Nobody knows where the name chess pie comes from, but most cooks and cookbook writers agree on the confection's genesis. It's the pie you make when you're craving something sweet but have no special ingredients like fruit, nuts or chocolate. Like beans and rice, it's the dish you make with the ingredients at hand. You can use brown sugar or white; butter or margarine; if you have buttermilk in the refrigerator, you can add a little of that instead of the water and vinegar. For texture, many recipes call for a sprinkling of plain white cornmeal across the top before baking.
It's the plainest, simplest of pies, and it's the sweetest.
Our homely little chess pie was lost this year amid a mountain of other more complex and beautiful desserts, some made by us, some brought by guests, only a fraction of them consumed at the end of the day. Our Thanksgiving meal was lavish. Our dining room was crowded with three tables and 19 guests, with wine glasses and tablecloths and pinecone turkey centerpieces made by my children in first grade. The nouveau Beaujolais sparkled, plates were piled with fragrant mounds of dressing, sweet potatoes, turkey and ham and were drizzled with rich gravy. The conversation was loud and lively.
But richest and most complex of all was the makeup of the crowd.
There was the hostess' ex-husband and his wife, her sister, brother and nephew -- the entire extended stepfamily with their strawberry blond heads and fair, freckled faces. There was the 24-year-old daughter, smart and elegant with her new black hair. There was the friend from work, recently divorced, her daughter all gussied up in velvet and lace, her son and the man who recently re-entered her life, adoring their every move. There were the three hulking teenage boys, hovering over the pies they cooked the night before, playing cool music on the stereo. There was the single friend, estranged from his family, visiting from Seattle. There were the husband and wife who invited themselves because they don't do such events with their own families but make a tradition of testing the traditional celebrations of others. There were the two college students from Nepal, thousands of miles away from their families but comforable and familiar in this place. There was the exhausted hostess, proud and pleased as punch to have brought together such a group.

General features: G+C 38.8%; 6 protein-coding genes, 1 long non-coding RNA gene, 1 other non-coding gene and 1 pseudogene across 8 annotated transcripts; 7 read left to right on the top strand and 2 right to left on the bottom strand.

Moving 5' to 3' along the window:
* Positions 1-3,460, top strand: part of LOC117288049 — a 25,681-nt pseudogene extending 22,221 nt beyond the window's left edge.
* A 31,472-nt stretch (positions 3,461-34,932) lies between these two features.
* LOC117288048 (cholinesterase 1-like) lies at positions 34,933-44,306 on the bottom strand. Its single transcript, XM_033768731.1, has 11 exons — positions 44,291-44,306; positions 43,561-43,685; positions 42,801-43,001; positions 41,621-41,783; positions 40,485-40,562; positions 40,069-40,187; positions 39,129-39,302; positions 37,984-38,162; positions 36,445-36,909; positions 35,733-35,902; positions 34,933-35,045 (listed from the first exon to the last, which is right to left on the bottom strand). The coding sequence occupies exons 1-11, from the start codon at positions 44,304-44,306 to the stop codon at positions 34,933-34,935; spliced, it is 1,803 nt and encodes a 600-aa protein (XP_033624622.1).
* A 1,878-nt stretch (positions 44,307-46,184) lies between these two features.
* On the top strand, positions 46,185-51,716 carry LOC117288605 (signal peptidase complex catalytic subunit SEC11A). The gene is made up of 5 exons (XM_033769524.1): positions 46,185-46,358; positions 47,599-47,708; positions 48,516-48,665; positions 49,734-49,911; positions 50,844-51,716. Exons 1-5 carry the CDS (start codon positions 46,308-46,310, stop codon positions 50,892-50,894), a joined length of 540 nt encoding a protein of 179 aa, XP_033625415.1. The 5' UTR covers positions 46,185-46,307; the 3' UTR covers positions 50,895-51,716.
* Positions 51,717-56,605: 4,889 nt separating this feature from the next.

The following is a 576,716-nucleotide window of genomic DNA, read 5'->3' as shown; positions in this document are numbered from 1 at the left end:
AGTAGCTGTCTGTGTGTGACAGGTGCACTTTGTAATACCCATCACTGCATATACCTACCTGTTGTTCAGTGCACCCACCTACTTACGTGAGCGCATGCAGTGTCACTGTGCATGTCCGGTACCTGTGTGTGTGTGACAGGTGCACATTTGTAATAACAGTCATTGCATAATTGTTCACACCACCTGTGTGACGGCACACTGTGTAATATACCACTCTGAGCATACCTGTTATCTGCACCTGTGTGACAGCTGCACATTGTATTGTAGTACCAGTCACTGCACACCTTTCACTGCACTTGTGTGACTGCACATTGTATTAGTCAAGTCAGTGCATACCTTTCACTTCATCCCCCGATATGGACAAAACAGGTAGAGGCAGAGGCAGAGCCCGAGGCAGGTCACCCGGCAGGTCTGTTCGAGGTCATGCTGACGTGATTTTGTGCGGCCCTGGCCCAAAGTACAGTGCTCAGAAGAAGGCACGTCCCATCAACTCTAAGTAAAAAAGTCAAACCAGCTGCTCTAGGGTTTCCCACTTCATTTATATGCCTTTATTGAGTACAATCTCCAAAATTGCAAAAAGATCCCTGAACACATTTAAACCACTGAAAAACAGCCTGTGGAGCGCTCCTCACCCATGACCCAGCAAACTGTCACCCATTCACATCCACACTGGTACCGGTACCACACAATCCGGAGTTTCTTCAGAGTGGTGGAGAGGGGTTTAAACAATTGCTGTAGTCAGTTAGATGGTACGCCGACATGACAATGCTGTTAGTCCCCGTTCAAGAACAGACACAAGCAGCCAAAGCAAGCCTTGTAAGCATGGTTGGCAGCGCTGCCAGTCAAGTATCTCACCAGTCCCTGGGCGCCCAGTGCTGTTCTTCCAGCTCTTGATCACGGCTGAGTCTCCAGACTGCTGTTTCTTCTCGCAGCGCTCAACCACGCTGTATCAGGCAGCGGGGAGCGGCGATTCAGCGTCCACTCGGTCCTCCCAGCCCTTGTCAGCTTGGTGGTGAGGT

The hostess and the ex-husband's wife didn't pretend to get along this year as they had a few years back. They reveled in the same glory -- the spectacle of this wild, mixed-up beautiful family, and in sharing that, shared a difficult but genuine affection for each other. The ex-husband looked on quietly. The sons and daughter welcomed their aunt, uncle and cousin to their "other" life, and were relieved to be so fully loved and known.
The friends looked on with wry curiosity. The cynic in the crowd commented that it was hard for him to believe this family actually liked each other as much as it appeared. The family laughed, knowing all together and at the same time that things had not always been so, that sometimes they still were not, but that today the feelings permeating the room were real and right.
The day stretched forward in overstuffed comfort and dying winter light. The guests left, a few at a time. The hostess, her daughter and sons went to the movies in the early evening as their full Thanksgiving tradition demands.
And when they came home to the quiet house where the scent of sage still lingered and the cats licked their paws after devouring a plate of leftovers, they sat down for a piece of chess pie.
It was sweeter than they had remembered.
Mama Bettye's Chess Pie
1 cup sugar
1 stick butter
3 tablespoons water
1/4 teaspoon salt
1 tablespoon flour
1 teaspoon vinegar
Mix sugar, flour and salt. Beat one whole egg and two yolks with melted butter, water and vinegar. Add to sugar mixture, mix well. Bake in 350-degree oven in unbaked pie crust for 30 minutes or until done.
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